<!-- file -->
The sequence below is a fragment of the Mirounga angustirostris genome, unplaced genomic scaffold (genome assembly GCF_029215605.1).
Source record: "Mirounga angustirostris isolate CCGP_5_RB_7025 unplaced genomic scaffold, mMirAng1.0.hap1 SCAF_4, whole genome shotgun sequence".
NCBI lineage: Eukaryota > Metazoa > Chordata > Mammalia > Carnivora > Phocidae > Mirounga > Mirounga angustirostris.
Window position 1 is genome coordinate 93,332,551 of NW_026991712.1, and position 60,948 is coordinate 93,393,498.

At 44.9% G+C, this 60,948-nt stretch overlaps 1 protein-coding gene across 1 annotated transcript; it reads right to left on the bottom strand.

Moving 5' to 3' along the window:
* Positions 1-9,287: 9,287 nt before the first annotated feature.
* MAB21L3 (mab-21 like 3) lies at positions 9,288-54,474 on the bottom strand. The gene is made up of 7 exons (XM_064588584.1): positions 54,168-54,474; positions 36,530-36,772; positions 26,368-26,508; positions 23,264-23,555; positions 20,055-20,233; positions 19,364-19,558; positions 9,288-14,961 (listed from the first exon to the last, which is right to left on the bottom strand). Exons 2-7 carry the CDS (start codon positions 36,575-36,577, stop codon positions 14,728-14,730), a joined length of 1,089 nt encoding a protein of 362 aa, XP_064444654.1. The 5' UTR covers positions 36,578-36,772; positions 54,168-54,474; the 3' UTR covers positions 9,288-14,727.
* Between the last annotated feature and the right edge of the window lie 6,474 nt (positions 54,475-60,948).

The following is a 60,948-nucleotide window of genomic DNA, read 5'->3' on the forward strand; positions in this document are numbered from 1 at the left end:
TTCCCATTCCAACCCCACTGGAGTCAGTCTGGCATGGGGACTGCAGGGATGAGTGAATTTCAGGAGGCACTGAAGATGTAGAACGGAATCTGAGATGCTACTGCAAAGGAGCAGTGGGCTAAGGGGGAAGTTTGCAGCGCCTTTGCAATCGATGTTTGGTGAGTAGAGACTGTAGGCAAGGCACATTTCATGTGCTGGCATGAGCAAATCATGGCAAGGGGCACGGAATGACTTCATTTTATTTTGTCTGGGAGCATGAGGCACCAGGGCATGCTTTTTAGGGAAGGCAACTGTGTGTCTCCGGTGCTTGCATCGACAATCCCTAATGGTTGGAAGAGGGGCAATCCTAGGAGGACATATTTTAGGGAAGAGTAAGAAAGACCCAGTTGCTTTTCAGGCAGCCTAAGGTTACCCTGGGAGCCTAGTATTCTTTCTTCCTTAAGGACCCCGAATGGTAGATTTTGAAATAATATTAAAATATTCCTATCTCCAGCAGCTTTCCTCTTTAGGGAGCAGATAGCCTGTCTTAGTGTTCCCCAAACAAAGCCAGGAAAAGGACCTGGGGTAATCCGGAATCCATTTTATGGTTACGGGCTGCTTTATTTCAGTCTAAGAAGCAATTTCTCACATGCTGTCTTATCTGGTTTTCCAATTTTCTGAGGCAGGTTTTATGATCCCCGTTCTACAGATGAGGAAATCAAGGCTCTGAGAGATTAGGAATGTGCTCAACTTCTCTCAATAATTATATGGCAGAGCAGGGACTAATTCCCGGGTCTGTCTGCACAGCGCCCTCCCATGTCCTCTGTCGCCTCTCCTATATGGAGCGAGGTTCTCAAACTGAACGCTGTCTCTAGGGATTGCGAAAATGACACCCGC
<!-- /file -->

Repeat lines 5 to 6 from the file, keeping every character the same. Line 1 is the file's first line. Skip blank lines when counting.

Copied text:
At 44.9% G+C, this 60,948-nt stretch overlaps 1 protein-coding gene across 1 annotated transcript; it reads right to left on the bottom strand.

Moving 5' to 3' along the window: